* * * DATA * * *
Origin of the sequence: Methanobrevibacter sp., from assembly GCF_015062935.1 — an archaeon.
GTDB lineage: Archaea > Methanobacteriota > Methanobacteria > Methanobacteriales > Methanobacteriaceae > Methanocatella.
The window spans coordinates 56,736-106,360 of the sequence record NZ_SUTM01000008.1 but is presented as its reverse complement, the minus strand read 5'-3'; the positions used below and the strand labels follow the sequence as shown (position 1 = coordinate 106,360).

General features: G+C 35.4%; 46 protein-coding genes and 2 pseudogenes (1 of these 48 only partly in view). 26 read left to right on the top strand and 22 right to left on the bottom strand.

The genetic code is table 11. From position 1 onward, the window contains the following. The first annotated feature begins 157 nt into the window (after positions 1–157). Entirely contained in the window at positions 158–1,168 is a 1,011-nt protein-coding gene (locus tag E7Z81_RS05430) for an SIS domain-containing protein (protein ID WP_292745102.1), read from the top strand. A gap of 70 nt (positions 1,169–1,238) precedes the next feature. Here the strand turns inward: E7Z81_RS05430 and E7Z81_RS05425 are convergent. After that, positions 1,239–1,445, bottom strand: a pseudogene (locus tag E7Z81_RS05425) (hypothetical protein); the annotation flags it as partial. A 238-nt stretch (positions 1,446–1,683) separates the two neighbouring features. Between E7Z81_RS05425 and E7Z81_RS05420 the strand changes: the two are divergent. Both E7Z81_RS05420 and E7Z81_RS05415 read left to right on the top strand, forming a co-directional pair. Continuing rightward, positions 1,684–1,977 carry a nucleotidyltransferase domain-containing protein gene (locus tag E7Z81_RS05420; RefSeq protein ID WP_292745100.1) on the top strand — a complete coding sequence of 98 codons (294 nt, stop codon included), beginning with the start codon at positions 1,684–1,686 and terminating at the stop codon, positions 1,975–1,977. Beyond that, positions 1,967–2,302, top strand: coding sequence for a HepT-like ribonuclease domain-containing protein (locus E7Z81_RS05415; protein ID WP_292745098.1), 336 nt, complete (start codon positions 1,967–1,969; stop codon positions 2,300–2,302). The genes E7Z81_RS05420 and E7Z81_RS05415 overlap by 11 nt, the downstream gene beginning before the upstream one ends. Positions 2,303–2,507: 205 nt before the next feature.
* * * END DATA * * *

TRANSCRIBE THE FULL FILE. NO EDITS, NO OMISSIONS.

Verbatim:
Origin of the sequence: Methanobrevibacter sp., from assembly GCF_015062935.1 — an archaeon.
GTDB lineage: Archaea > Methanobacteriota > Methanobacteria > Methanobacteriales > Methanobacteriaceae > Methanocatella.
The window spans coordinates 56,736-106,360 of the sequence record NZ_SUTM01000008.1 but is presented as its reverse complement, the minus strand read 5'-3'; the positions used below and the strand labels follow the sequence as shown (position 1 = coordinate 106,360).

General features: G+C 35.4%; 46 protein-coding genes and 2 pseudogenes (1 of these 48 only partly in view). 26 read left to right on the top strand and 22 right to left on the bottom strand.

The genetic code is table 11. From position 1 onward, the window contains the following. The first annotated feature begins 157 nt into the window (after positions 1–157). Entirely contained in the window at positions 158–1,168 is a 1,011-nt protein-coding gene (locus tag E7Z81_RS05430) for an SIS domain-containing protein (protein ID WP_292745102.1), read from the top strand. A gap of 70 nt (positions 1,169–1,238) precedes the next feature. Here the strand turns inward: E7Z81_RS05430 and E7Z81_RS05425 are convergent. After that, positions 1,239–1,445, bottom strand: a pseudogene (locus tag E7Z81_RS05425) (hypothetical protein); the annotation flags it as partial. A 238-nt stretch (positions 1,446–1,683) separates the two neighbouring features. Between E7Z81_RS05425 and E7Z81_RS05420 the strand changes: the two are divergent. Both E7Z81_RS05420 and E7Z81_RS05415 read left to right on the top strand, forming a co-directional pair. Continuing rightward, positions 1,684–1,977 carry a nucleotidyltransferase domain-containing protein gene (locus tag E7Z81_RS05420; RefSeq protein ID WP_292745100.1) on the top strand — a complete coding sequence of 98 codons (294 nt, stop codon included), beginning with the start codon at positions 1,684–1,686 and terminating at the stop codon, positions 1,975–1,977. Beyond that, positions 1,967–2,302, top strand: coding sequence for a HepT-like ribonuclease domain-containing protein (locus E7Z81_RS05415; protein ID WP_292745098.1), 336 nt, complete (start codon positions 1,967–1,969; stop codon positions 2,300–2,302). The genes E7Z81_RS05420 and E7Z81_RS05415 overlap by 11 nt, the downstream gene beginning before the upstream one ends. Positions 2,303–2,507: 205 nt before the next feature.